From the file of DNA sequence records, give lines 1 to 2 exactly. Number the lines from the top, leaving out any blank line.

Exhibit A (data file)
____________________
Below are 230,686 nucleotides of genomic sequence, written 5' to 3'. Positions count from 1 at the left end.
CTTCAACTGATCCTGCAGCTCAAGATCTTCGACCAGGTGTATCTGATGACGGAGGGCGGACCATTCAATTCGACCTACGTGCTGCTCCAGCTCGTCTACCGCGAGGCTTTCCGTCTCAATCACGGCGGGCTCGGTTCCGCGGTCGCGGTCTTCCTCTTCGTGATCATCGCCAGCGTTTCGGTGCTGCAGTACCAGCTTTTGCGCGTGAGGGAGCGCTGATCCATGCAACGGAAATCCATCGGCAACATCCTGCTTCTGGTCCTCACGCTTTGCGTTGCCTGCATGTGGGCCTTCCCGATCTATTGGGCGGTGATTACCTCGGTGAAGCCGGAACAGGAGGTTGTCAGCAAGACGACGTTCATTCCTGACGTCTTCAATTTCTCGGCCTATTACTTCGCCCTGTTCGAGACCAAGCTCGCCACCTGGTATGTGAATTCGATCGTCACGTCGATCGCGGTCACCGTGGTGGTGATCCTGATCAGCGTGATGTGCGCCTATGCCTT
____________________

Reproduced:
Below are 230,686 nucleotides of genomic sequence, written 5' to 3'. Positions count from 1 at the left end.
CTTCAACTGATCCTGCAGCTCAAGATCTTCGACCAGGTGTATCTGATGACGGAGGGCGGACCATTCAATTCGACCTACGTGCTGCTCCAGCTCGTCTACCGCGAGGCTTTCCGTCTCAATCACGGCGGGCTCGGTTCCGCGGTCGCGGTCTTCCTCTTCGTGATCATCGCCAGCGTTTCGGTGCTGCAGTACCAGCTTTTGCGCGTGAGGGAGCGCTGATCCATGCAACGGAAATCCATCGGCAACATCCTGCTTCTGGTCCTCACGCTTTGCGTTGCCTGCATGTGGGCCTTCCCGATCTATTGGGCGGTGATTACCTCGGTGAAGCCGGAACAGGAGGTTGTCAGCAAGACGACGTTCATTCCTGACGTCTTCAATTTCTCGGCCTATTACTTCGCCCTGTTCGAGACCAAGCTCGCCACCTGGTATGTGAATTCGATCGTCACGTCGATCGCGGTCACCGTGGTGGTGATCCTGATCAGCGTGATGTGCGCCTATGCCTT